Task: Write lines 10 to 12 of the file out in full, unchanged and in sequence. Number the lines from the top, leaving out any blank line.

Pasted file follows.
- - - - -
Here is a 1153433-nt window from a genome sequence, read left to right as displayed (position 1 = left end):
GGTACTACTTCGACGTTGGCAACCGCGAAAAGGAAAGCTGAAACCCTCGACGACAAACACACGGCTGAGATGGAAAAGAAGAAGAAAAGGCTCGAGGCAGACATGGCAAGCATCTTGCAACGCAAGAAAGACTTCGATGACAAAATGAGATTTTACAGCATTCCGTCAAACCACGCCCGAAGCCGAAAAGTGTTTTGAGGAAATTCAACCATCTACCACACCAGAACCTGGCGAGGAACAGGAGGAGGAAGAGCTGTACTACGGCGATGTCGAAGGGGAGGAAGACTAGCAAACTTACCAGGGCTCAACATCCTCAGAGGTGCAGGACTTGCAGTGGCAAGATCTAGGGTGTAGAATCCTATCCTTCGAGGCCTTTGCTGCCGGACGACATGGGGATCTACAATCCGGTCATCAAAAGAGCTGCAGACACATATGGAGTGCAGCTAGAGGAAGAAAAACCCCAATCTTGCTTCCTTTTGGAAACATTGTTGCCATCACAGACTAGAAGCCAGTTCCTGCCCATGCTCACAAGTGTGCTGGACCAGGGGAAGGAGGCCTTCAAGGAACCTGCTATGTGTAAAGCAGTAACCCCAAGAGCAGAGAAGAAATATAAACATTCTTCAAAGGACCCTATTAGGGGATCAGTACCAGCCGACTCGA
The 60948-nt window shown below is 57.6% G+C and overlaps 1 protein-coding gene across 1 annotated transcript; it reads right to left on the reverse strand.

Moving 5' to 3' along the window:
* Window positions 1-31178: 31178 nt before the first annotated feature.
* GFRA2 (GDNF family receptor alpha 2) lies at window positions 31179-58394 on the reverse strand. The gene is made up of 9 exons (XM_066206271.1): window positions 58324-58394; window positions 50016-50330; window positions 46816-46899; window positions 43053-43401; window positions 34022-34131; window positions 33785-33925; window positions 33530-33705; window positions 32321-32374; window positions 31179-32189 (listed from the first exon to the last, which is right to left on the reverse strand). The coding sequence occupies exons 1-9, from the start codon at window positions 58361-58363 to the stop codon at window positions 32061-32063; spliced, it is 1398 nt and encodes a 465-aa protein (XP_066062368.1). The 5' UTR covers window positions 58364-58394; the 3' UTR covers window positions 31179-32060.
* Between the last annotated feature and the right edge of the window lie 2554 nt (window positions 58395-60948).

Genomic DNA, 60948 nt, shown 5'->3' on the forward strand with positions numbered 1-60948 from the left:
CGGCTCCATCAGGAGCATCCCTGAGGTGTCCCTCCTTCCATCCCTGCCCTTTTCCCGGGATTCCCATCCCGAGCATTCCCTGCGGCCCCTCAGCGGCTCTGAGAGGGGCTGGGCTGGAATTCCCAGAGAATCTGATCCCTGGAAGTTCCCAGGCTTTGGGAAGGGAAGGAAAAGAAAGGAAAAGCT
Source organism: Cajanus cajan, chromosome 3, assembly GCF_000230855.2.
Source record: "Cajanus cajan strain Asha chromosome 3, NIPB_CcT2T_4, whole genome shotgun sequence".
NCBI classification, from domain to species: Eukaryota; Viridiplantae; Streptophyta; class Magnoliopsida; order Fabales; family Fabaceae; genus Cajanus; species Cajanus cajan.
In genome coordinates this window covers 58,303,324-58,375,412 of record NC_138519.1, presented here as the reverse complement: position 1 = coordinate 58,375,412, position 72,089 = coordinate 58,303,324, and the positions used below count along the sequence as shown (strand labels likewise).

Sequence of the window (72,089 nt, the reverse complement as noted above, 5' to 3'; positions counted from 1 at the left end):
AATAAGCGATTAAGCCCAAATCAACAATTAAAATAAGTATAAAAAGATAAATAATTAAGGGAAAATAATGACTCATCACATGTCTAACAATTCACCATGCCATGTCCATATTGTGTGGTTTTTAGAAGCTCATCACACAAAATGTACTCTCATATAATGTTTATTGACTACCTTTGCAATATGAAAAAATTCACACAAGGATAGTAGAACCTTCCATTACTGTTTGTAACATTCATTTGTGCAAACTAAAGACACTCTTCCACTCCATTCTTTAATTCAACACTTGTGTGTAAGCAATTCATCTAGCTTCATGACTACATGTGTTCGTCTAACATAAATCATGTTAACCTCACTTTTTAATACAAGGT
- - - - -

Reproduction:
Source organism: Cajanus cajan, chromosome 3, assembly GCF_000230855.2.
Source record: "Cajanus cajan strain Asha chromosome 3, NIPB_CcT2T_4, whole genome shotgun sequence".
NCBI classification, from domain to species: Eukaryota; Viridiplantae; Streptophyta; class Magnoliopsida; order Fabales; family Fabaceae; genus Cajanus; species Cajanus cajan.